The impact of the Renaissance in Portugal was particularly strong in poetry and drama. The plays of Gil Vicente, who wrote in both Portuguese and Spanish, are infused with the Renaissance spirit, particularly the ideals of humanism. The Italianate school strongly influenced 16th-century Portuguese poetry. The humanist Francisco de Sá de Miranda introduced new poetic forms upon his return from Italy. He, Diogo Bernardes, and others mastered the new forms of lyric poetry, which reached their highest point in the works of Luis de Camões. Camões, known for his national epic Os Lusídas [the Portuguese] (1572), was also the author of a superb body of lyric poems. Sá de Miranda and his followers also introduced the prose comedy and tragedy into Portugal.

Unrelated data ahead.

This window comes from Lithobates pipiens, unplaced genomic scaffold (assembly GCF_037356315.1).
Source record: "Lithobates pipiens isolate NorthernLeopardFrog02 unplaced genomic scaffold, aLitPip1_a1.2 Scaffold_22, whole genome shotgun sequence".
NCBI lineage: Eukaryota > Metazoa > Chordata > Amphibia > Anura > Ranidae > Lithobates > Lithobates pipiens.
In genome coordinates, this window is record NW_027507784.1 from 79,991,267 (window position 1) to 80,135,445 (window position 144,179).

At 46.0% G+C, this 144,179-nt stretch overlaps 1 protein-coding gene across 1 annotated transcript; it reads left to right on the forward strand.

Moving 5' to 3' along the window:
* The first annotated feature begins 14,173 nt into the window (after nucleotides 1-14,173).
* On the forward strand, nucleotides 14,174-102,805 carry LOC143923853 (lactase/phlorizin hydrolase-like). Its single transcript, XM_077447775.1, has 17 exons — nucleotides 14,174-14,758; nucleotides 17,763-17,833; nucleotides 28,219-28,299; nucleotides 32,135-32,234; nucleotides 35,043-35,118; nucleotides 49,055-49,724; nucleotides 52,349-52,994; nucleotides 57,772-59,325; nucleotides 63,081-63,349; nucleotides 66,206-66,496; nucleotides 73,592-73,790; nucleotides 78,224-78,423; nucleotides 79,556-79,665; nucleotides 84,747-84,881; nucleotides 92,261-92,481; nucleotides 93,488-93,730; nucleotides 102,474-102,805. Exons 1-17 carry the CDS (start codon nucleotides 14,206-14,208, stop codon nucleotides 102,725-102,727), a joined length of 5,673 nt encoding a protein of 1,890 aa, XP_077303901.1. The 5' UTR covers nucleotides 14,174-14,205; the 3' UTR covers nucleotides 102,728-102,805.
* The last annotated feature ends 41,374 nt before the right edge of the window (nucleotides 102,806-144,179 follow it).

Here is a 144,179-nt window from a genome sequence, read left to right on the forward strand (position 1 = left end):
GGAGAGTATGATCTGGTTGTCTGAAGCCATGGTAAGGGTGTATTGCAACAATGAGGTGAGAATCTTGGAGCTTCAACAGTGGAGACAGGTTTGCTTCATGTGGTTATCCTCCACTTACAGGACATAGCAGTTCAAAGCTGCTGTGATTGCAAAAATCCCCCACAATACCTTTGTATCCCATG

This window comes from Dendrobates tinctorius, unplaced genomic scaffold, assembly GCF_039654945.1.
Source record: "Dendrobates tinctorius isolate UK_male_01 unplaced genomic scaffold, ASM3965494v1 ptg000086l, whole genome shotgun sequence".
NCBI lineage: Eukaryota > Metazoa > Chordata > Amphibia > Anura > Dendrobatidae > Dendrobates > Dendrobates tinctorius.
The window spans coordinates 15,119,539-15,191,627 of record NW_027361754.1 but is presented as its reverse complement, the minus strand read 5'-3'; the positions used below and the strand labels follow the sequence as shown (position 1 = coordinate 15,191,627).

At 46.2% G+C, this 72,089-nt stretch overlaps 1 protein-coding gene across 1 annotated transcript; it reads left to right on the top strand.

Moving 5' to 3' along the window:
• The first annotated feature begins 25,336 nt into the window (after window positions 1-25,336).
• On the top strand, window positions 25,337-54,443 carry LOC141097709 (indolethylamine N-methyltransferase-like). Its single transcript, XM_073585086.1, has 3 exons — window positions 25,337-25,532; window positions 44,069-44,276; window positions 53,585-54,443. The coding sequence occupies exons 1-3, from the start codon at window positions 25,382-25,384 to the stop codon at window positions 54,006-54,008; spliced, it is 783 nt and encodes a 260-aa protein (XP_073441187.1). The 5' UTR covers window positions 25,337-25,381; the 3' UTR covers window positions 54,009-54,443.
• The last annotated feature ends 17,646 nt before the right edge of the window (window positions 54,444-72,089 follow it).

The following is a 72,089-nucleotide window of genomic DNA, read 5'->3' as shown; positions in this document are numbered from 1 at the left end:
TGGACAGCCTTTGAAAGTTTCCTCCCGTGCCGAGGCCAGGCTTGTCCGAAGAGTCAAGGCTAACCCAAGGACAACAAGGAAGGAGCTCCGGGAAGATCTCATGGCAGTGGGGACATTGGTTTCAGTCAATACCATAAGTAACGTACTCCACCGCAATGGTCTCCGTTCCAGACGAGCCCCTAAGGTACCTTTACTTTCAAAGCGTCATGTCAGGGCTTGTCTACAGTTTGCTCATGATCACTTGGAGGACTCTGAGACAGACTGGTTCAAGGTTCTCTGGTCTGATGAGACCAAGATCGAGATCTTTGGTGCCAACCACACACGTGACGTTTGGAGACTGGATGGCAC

The Renaissance saw a spate of writing by historians who chronicled the discoveries and conquests in Africa, Asia, and America. João de Barros ranks among the best of these. The Portuguese Bernardim Ribeiro's pastoral novel Menina e Moça [the book of the young girl] (1554) was certainly the inspiration in part for the Spanish Jorge de Montemayor's Diana (1559), one of the most important novels in Spanish literature. The leading figures of the 17th cent. were the poet Francisco Rodrigues Lobo (1580–1622) and the prose writer Francisco Manuel de Melo (1608–66), whose writings stand out in a century mainly marked by subservience to Spanish form and style, especially Gongorism.
The Columbia Electronic Encyclopedia, 6th ed. Copyright © 2012, Columbia University Press. All rights reserved.